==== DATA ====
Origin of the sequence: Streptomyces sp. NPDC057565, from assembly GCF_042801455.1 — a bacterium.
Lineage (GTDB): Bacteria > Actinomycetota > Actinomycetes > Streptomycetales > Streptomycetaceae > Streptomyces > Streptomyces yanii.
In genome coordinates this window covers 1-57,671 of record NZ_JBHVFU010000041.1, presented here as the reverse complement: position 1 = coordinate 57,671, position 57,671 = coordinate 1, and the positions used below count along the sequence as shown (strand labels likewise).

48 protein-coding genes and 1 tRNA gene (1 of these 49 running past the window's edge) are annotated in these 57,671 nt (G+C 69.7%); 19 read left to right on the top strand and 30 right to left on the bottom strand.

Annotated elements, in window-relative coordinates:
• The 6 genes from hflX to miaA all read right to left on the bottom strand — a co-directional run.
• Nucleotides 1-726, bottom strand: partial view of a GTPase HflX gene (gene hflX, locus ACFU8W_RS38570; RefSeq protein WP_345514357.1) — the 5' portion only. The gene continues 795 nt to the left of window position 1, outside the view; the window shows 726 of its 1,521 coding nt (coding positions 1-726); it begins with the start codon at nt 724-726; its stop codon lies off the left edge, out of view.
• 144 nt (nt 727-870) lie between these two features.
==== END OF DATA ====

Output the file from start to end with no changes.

Origin of the sequence: Streptomyces sp. NPDC057565, from assembly GCF_042801455.1 — a bacterium.
Lineage (GTDB): Bacteria > Actinomycetota > Actinomycetes > Streptomycetales > Streptomycetaceae > Streptomyces > Streptomyces yanii.
In genome coordinates this window covers 1-57,671 of record NZ_JBHVFU010000041.1, presented here as the reverse complement: position 1 = coordinate 57,671, position 57,671 = coordinate 1, and the positions used below count along the sequence as shown (strand labels likewise).

48 protein-coding genes and 1 tRNA gene (1 of these 49 running past the window's edge) are annotated in these 57,671 nt (G+C 69.7%); 19 read left to right on the top strand and 30 right to left on the bottom strand.

Annotated elements, in window-relative coordinates:
• The 6 genes from hflX to miaA all read right to left on the bottom strand — a co-directional run.
• Nucleotides 1-726, bottom strand: partial view of a GTPase HflX gene (gene hflX, locus ACFU8W_RS38570; RefSeq protein WP_345514357.1) — the 5' portion only. The gene continues 795 nt to the left of window position 1, outside the view; the window shows 726 of its 1,521 coding nt (coding positions 1-726); it begins with the start codon at nt 724-726; its stop codon lies off the left edge, out of view.
• 144 nt (nt 727-870) lie between these two features.